19 March Thursday
The day is bright. The nights are cold. There is frost on everything each morning but it melts away quickly. Joe’s cows are in the near field. The other Joe’s calves are out in the field above. They have only been out of doors and in the field for a day or two. First the cows and then the calves. These are signs of spring. For a few days the calves were just in the farmyard on their thin legs which did not look strong enough to hold them. They all had new tags in their ears. The tags look huge in relation to their heads. Now the calves have been moved into the field and there are two white plastic houses for them to go into if they feel weak or cold, or maybe there is food in the little houses. Oscar was walking with me and then he ran off and wiggled through the gate. He ran over to the little houses. He went right inside. I was worried that he might frighten the calves. He is big and black and larger than most of them. Perhaps they would think he is a mother. I worried that he might be eating their special calves formula. Mostly I worried that Joe would see him down in the field among the calves. Joe has never liked Oscar and each time Oscar walks by with us Joe makes noises to shoo him out of the farmyard and away. I am not sure that Joe likes any dogs. If he sees Oscar in his field surrounded by the calves I do not know what he will do but I fear it will not be nice for Oscar.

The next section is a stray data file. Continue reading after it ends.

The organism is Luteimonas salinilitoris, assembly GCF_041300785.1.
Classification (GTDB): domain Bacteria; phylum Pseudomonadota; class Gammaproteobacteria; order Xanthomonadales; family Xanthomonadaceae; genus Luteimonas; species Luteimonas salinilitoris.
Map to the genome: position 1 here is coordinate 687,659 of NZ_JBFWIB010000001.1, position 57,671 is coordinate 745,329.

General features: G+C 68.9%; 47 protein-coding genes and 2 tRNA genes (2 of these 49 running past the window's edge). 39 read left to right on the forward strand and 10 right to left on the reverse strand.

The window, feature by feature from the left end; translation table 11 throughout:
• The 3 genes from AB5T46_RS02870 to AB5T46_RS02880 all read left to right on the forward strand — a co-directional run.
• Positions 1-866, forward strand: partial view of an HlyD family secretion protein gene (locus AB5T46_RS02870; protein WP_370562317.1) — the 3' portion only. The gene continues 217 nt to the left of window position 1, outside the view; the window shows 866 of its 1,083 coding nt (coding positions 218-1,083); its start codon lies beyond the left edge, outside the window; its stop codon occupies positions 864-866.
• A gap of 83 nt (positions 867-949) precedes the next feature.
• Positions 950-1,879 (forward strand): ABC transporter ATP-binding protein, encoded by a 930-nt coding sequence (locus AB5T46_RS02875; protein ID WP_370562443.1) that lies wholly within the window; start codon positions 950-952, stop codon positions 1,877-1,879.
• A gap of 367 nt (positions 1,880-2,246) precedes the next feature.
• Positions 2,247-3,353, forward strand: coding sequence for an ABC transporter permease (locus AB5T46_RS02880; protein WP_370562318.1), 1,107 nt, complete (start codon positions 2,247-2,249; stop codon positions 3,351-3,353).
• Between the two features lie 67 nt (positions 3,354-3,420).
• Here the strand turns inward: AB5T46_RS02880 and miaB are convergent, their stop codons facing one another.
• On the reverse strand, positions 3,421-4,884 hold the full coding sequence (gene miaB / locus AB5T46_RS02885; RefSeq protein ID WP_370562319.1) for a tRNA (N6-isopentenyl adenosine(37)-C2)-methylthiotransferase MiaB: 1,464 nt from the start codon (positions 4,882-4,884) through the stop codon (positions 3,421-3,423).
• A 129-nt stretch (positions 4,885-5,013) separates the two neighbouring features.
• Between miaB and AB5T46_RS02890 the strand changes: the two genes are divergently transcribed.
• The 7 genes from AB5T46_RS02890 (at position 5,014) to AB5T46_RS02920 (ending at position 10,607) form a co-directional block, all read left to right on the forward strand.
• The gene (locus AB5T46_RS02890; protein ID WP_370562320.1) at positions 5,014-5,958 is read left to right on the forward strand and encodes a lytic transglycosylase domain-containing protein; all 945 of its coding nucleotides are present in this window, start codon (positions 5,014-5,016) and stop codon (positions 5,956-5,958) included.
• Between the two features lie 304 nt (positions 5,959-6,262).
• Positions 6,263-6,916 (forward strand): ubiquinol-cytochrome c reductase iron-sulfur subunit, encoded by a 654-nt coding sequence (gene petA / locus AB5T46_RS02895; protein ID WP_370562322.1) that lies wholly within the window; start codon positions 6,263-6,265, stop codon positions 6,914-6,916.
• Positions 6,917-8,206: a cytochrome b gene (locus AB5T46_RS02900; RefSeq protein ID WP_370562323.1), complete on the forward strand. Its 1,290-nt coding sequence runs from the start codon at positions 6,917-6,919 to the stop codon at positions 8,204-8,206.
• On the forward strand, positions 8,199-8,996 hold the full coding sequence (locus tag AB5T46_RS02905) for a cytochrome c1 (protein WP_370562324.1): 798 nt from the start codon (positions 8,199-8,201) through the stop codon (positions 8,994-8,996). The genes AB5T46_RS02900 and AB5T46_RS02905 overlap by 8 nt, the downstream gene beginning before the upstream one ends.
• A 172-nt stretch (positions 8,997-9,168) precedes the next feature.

18 March Wednesday
People do not seem to be joking so much about who will be the winner. The whole thing has become serious. There is a careful, quiet attention to the results of each weekly draw. I feel I too must keep my attention on the draw. The Jackpot has still not been won. It has now risen to 11,600 euro. It is a lot of money. Monday night’s draw had 14 winners of the Match Three Numbers variety. They each won 20 euro. One person won the Lucky Ticket prize of 20 euro. And there were six Special St Patrick’s Day Prizes of 50 euro each.
17 March Patrick’s Day
We went down to the village to meet Greg and Breda for a walk in the mountains. While we waited for them, I studied the display of St.Patrick’s Day stuff which was right inside the door of the shop. It was sited in such a way that it could not be missed. Almost everything was cheap and shiny, and of course, it was green. Or it was both green and orange. There were a lot of things on the display stand. There were flags and hats and banners and bibs and small ribbons with a safety pin. There was so much on the display rack that I wondered how much had been purchased. I wondered if much of anything had been purchased and now, on the morning of the day, it was nearly too late to sell another thing so it will have to be put away until next year. Beside the display was a basket of products to be raffled off for Easter.
We left the shop and all evidence of the National Holiday and drove up to The Boulders. We walked for a while until we reached the river and then we dropped down through a rocky overgrown boreen and eventually back to the village. There was a lot to look at in the bright spring morning. We saw sheep up on the mountains. We saw two herons. There were many birds and buds and some lesser celandine in bloom as we dropped off the moorland and back into farmland. We did not see one other person.
16 March Monday
No one says that they will Knock on the Door. They say they will Knock the Door. Or that they did Knock the Door.